Marin Independent Journal

Marin GOP leadership deserves credit for outreach

- Columnist Dick Spotswood of Mill Valley writes on local issues Sundays and Wednesdays. Email him at

Marin's Republican Party has launched a “spring awareness” campaign. The initial slogan, accompanie­d by a digital access code, asked: “Ready to meet the party of Lincoln?”

Marin's GOP deserves credit for trying to regain some relevance in Marin County elections. For more informatio­n about the party of Abraham Lincoln, go to the group's website

With Republican registrati­on down to 20,055 (or 12.29%) of Marin's 170,545 registered voters, the effort is logical. Numbers are down quite a lot from 2000, when 27.9% of Marinites were registered Republican. That contrasts with 196,169 or 62.25% of Marin voters registered with the Democrats. Twenty percent are “no party preference” voters.

A big reason for the Republican decline in Marin is due to demographi­cs, since the bases of both the GOP and Democrats have shifted.

Prior to 2000, the Democrats' national base consisted of working-class folks with a substantia­l presence of Black, Latino, Native American and Asian voters regardless of economic class. Middle class suburbanit­es, in addition to well-educated prosperous women and men, tended to be Republican­s, as were corporate leaders.

When the political focus switched from economic issues to cultural wars, that flipped voters in North Bay suburbs and across the nation.

Now it appears the GOP is attracting mostly White working folks resentful that their resourced-based industries have gone into decline and whose cultural values are disrespect­ed by so-called “coastal elites.” That category is in short supply in Marin, a county with a mostly well-compensate­d workforce and a populace that's heavily protective of the county's unusually high quality of life.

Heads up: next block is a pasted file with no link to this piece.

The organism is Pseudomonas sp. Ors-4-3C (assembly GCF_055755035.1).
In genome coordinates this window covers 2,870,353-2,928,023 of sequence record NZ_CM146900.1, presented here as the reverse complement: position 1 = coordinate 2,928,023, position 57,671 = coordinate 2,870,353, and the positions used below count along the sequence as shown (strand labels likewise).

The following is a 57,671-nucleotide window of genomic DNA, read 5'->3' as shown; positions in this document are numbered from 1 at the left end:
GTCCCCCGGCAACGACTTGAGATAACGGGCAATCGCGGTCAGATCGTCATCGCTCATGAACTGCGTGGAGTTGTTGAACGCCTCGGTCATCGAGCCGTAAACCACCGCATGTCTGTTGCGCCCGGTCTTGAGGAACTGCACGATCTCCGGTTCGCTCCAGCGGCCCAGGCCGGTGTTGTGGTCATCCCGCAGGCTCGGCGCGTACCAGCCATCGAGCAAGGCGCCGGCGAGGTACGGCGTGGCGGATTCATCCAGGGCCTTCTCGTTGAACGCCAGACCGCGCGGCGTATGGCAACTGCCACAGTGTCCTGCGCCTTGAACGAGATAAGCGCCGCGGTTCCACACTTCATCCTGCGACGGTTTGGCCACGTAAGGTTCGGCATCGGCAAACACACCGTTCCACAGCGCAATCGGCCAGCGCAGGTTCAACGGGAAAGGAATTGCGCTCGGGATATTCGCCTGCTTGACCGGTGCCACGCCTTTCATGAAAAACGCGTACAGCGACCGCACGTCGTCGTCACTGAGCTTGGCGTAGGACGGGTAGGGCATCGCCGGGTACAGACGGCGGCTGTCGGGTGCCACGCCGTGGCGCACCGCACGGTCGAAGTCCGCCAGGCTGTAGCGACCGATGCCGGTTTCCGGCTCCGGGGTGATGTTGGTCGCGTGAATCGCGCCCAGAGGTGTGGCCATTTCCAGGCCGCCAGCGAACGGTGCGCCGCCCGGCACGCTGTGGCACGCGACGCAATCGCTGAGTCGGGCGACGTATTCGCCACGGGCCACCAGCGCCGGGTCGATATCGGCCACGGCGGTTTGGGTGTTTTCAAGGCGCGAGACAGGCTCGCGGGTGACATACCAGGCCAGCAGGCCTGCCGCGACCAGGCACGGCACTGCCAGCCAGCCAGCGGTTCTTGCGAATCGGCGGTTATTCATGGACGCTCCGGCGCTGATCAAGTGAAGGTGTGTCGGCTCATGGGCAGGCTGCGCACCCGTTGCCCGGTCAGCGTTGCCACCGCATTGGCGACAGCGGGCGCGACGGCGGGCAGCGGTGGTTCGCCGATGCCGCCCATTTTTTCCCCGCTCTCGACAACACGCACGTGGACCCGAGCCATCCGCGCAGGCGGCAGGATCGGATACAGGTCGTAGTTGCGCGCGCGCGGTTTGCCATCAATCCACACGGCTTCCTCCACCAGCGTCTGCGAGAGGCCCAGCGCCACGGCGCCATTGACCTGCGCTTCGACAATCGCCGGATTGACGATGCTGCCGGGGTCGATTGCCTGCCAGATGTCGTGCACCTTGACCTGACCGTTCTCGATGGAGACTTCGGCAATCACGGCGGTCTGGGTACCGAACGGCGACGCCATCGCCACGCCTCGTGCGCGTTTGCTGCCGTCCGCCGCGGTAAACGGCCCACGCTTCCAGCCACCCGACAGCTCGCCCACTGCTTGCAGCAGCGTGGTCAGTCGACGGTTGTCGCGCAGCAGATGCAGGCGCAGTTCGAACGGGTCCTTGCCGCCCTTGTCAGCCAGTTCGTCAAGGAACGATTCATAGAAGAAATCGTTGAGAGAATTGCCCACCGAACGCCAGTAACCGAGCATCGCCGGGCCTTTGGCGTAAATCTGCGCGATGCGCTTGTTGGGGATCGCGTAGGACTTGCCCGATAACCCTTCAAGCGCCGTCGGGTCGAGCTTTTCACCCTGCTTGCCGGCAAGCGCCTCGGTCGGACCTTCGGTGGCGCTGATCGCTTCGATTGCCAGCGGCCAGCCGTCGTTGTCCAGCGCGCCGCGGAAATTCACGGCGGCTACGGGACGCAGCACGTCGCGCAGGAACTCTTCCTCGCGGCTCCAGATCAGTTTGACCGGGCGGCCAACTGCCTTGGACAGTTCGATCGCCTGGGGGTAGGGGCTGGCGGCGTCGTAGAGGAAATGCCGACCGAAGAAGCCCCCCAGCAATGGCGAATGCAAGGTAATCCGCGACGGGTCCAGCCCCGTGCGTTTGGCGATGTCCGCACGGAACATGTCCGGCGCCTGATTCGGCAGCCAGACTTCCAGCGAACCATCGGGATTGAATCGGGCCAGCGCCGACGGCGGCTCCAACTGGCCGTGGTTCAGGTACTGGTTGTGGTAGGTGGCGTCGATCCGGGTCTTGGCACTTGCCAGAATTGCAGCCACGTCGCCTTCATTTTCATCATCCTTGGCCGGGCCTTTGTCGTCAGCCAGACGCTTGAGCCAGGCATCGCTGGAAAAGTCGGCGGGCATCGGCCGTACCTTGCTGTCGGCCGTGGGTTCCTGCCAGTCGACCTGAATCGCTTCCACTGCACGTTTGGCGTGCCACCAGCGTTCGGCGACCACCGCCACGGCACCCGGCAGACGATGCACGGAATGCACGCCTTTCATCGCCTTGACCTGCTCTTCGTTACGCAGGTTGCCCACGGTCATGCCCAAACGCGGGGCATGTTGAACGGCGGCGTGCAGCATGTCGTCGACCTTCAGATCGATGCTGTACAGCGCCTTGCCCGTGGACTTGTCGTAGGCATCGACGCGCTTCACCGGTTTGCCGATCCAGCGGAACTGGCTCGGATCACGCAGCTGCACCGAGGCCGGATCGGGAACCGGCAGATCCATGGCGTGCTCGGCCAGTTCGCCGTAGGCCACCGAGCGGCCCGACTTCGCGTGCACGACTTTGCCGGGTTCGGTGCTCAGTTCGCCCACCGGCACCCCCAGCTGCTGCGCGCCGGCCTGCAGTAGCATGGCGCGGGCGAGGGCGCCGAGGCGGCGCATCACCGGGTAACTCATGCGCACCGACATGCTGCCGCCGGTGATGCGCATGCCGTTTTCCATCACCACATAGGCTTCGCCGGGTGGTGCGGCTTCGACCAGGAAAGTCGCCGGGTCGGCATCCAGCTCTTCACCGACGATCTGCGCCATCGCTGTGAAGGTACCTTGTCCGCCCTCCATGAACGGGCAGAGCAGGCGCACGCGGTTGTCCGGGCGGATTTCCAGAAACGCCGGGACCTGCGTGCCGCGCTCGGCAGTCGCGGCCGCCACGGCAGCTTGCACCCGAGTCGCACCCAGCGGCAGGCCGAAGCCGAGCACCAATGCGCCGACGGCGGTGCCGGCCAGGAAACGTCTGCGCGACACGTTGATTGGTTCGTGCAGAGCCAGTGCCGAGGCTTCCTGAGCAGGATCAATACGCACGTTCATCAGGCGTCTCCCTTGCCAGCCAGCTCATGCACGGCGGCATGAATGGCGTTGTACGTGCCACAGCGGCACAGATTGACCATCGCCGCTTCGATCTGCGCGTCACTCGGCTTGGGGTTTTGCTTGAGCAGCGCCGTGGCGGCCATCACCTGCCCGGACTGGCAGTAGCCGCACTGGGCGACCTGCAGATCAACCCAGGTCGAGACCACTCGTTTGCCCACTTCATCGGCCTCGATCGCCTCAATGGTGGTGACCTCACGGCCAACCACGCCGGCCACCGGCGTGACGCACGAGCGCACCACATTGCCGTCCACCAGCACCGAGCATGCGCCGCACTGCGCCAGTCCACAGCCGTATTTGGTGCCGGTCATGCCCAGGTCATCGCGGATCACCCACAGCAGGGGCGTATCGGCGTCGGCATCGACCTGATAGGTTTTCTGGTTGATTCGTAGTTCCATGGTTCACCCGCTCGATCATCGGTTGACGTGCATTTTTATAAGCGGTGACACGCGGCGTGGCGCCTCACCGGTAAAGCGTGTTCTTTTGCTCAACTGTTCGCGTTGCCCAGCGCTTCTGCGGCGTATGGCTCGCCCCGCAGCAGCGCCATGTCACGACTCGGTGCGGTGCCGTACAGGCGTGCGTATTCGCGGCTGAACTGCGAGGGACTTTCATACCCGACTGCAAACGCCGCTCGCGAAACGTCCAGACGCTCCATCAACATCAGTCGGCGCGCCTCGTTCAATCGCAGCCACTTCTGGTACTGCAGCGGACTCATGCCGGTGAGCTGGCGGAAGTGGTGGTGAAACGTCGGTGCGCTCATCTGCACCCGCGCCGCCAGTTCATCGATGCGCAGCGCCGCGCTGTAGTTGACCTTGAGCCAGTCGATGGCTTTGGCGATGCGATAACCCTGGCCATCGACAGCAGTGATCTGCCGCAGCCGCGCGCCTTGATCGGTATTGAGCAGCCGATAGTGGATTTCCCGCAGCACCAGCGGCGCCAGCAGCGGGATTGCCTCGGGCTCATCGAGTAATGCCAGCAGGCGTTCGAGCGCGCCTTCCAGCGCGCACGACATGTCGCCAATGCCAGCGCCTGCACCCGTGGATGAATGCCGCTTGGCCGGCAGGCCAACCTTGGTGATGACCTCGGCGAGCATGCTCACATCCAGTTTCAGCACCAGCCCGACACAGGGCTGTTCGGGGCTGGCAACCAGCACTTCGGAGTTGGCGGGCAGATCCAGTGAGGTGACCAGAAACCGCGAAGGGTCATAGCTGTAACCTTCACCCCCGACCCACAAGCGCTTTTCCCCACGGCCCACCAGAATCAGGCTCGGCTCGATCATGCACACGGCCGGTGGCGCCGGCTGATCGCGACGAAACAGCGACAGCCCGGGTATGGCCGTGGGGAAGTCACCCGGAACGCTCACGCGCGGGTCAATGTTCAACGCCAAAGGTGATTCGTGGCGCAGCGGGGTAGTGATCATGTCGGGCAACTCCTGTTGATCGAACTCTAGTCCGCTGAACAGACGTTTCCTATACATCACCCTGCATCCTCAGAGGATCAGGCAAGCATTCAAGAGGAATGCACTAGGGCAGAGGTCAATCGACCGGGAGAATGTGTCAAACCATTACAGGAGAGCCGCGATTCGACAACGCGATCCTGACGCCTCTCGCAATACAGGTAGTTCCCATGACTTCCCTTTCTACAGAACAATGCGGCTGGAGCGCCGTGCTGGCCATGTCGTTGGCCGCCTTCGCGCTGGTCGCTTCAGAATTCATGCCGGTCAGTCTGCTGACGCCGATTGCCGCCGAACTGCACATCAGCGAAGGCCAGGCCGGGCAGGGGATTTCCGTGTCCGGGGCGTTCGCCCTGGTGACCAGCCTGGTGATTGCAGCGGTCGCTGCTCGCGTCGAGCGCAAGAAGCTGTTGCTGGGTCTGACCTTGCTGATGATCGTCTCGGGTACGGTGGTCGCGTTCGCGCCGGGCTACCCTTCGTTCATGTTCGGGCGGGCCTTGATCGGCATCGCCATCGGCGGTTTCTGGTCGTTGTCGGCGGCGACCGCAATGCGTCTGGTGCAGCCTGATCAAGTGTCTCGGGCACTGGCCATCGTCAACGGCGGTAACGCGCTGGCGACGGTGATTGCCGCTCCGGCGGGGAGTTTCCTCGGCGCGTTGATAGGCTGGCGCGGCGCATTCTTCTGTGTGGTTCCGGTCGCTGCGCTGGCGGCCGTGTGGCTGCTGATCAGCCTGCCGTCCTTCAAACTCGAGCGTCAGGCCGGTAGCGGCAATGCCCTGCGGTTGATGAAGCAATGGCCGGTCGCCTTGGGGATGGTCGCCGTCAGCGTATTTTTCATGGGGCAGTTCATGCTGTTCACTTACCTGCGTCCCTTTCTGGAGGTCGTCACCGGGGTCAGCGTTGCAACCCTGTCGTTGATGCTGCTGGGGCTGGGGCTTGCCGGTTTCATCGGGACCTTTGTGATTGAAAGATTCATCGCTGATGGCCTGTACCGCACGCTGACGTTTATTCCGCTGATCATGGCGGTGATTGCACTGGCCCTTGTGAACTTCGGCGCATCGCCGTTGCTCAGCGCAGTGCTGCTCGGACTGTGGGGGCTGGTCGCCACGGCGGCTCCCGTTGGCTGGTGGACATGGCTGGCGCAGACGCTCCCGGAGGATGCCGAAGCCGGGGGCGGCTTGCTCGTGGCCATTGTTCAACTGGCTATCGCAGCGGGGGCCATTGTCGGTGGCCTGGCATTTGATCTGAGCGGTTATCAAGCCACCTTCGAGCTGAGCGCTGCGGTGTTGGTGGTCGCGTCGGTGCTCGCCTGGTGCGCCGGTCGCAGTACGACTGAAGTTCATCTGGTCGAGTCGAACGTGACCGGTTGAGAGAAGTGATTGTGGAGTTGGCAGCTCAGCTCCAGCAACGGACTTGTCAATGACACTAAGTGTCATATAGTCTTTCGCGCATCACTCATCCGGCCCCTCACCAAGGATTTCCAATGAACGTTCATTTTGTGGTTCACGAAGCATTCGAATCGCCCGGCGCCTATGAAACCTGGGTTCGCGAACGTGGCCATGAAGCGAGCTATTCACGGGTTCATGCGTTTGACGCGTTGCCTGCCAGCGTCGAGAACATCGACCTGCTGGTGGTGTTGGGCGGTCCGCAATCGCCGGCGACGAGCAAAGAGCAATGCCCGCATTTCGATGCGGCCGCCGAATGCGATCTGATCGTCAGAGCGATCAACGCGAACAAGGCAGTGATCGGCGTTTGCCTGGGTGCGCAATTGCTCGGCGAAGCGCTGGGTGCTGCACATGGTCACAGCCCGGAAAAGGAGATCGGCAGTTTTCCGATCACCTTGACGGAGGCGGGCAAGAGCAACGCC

The flip side is that Democrats are now the party of college-educated, economical­ly prosperous folks who live in big cities, college towns and along coasts (except for the Gulf Coast).

To our “red state” friends, Marinites are the epitome of the hated coastal elite. Despite exceptions, that stereotype is accurate: Marin voters are well-educated, wealthy by national standards, often secular and socially liberal. It's true that some “blue staters” scorn what “red staters” regard as traditiona­l values.

It wasn't long ago that Marin was a two-party county. We elected noteworthy Republican state legislator­s including Bill Bagley and Dr. Bill Filante in the Assembly, plus Mill Valley's Peter Behr in the state Senate.

They all repeatedly won because they represente­d their constituen­ts. Bagley supported the Rumford Fair Housing Act, which was controvers­ial at the time. Filante was an all-around moderate and supported early efforts toward weapons control. Behr was one of the most outstandin­g environmen­t-oriented legislator­s ever. It helped that those were all popular stances in Marin and Sonoma counties.

These successful legislator­s differed from Democrats. They weren't unduly influenced by organized labor. They understood the value of a dollar and the folly of overregula­tion. Crucially, they believed in the value of compromise. They might be described by the long-forgotten term, “liberal Republican­s.”

Matching candidates to prospectiv­e voters is the essential skill for political parties whose goal is to win elections.

North Bay Democrats offer Republican­s a tempting target when they presume that most who register blue are as progressiv­e as party activists. The bulk of Marin voters are just as leery of the looney left as they are disdainful of those fanatics who, despite any valid evidence, believe to this day “the Big Lie” that Donald Trump lost the presidency in a rigged 2020 election.

It's now evident from court records that not even Tucker Carlson and the Fox News team ever believed that falsehood. Those blockbuste­r disclosure­s should open the door for Marin's GOP to take a big leap forward in gaining local credibilit­y by stating in black and white that President Joe Biden defeated Trump fair and square.

Voters respect politician­s with the fortitude to occasional­ly admit they've been wrong. Match that boldness by nominating legislativ­e candidates whose personalit­y, background and views resonate with North Bay voters. Then, local Republican­s will have earned a new, closer look.

A big reason for the Republican decline in Marin is due to demographi­cs, since the bases of both the GOP and Democrats have shifted.

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